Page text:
After Ryukyu Air Commuter received the world’s first Bombardier Q400 Cargo Combi and announced its first commercial flight, I hesitated for a while. However, in the end, I could not miss the unique opportunity to fly on the inaugural flight of a new aircraft type.
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Ryukyu Air Commuter and the Q400CC
Ryukyu Air Commuter (RAC) is a JAL group member based in Naha. It provides crucial air service to many of the smaller islands of Okinawa, getting people and cargo to and from these islands.
Prior to receiving the Q400CC, it operated a fleet of Bombardier Dash 8 aircraft including the shortest Q100 with 39 seats, the longer Q300 with 50 seats, and as such it has extensive experience with the popular turboprop series.
The shorter versions were recently joined by the Q400 – the longest of the Dash 8 series. Rather than increasing the seating capacity, however, RAC decided to be the launch customer of the Q400CC – a “Cargo Combi” version.
At the expense of having only 50 seats – the same capacity as the shorter Q300, the Q400CC has a cargo hold two and a half times larger than the previous Dash 8s. This is very important as many of the small islands in Okinawa depend on cargo that is brought to them via air.
Rearranging the Whole Trip
Now, let’s get into the actual trip.
After waking up around 6AM on the morning of April 15th, I made my way to the breakfast room of the hotel from where I headed to the Akamine monorail station which is just one stop away from Naha Airport.
On the night before the Q400CC flight, I received information that NH462 – 11:30AM departure Okinawa-Tokyo flight – would be the last flight of ANA’s Pokemon Peace Jet before being repainted into the regular ANA colors. As such, I went to the ANA counter to try to change my flight to that one instead of the NH472 flight that I was supposed to be on originally.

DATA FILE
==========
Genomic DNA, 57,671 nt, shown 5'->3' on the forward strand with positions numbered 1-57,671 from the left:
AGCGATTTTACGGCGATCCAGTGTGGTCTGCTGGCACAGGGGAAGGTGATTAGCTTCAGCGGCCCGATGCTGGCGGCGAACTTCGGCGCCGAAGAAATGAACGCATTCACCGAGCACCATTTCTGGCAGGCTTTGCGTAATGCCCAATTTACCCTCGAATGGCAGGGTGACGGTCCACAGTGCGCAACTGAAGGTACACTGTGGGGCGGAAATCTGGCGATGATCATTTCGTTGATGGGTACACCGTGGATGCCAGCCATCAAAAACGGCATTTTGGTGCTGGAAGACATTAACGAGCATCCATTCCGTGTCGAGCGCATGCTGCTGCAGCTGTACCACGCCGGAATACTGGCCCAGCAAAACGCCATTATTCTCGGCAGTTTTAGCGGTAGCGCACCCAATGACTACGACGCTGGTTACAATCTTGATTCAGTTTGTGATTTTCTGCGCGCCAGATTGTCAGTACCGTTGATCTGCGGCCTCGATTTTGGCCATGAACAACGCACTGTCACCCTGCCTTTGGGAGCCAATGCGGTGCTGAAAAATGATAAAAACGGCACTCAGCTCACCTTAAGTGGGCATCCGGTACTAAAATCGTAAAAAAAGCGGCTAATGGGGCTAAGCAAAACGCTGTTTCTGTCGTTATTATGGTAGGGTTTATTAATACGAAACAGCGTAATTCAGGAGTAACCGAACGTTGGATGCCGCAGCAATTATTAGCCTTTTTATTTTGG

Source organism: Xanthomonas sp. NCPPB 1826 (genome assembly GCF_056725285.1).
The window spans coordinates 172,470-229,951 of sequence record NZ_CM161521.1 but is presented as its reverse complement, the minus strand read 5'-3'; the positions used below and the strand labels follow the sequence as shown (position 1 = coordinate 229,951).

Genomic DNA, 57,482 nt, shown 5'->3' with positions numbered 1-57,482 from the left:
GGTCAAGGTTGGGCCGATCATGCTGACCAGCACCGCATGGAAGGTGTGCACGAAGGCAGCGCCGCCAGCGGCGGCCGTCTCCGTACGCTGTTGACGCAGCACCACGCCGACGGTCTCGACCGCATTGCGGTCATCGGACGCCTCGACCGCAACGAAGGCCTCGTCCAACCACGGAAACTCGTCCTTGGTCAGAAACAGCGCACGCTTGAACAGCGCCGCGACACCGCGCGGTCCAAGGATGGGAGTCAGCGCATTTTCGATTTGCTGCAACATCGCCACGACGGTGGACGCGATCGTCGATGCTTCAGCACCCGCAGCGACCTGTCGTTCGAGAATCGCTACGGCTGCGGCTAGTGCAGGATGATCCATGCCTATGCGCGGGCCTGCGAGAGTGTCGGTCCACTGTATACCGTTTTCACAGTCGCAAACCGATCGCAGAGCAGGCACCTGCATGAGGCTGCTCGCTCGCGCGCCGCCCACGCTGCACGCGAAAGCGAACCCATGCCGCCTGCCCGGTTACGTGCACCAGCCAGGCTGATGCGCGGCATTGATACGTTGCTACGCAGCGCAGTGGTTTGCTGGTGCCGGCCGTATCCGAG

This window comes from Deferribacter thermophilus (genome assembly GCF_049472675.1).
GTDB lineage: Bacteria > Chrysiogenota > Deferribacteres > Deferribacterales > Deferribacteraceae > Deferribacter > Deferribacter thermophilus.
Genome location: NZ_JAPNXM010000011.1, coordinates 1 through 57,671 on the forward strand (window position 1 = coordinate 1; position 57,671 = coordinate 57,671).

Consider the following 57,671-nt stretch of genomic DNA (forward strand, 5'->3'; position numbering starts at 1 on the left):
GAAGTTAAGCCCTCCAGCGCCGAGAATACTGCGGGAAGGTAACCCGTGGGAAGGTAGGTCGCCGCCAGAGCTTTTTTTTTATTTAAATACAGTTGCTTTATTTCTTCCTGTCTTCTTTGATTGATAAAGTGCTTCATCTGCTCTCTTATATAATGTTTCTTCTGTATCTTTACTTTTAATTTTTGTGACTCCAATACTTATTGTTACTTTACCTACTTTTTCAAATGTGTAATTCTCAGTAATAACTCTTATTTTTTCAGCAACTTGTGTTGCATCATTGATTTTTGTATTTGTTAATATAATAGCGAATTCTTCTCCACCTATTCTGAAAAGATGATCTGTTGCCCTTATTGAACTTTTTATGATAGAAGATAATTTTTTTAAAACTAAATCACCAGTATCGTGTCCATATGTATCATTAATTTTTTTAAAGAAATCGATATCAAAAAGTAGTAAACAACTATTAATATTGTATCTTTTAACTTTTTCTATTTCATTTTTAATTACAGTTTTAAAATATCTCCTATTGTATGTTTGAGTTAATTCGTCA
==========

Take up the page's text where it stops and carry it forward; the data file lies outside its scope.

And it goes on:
After succeeding with that, I needed to change my return flight from Kumejima to an earlier flight – in fact, the only option was taking the Q400CC straight back to Naha after arriving. Couple of minutes on the PC later, I had a seat secured, and so I finally went to the RAC check-in counter.
After checking-in for the RAC inaugural flight, I headed back to the ANA desks to drop off the luggage that I didn’t need for my short hop to Kumejima and back, and I made my way through security.
Celebrating the First Commercial Q400CC Flight in the World
When I got airside to the gate, there was not much activity going on. For a while, I thought there would be no celebrations, but I could not have been more wrong.
Gradually, more and more RAC employees ranging from ground staff all the way to the President started arriving, and various banners started to be displayed.
Before boarding was announced, the President of RAC gave a short speech. Not only that, but while boarding, he was there to greet all the passengers, and even write messages into logbooks of some, including me.
The boarding took a bit more than usual, since the large number of enthusiasts was taking pictures at the gate and enjoying the moments before getting on the flight.
Soon, however, the “party” at the gate was over, and I headed to the bus. After scanning my boarding pass, one of the RAC staff handed me a gift bag containing a flight certificate and a RAC towel with the Q400CC on it.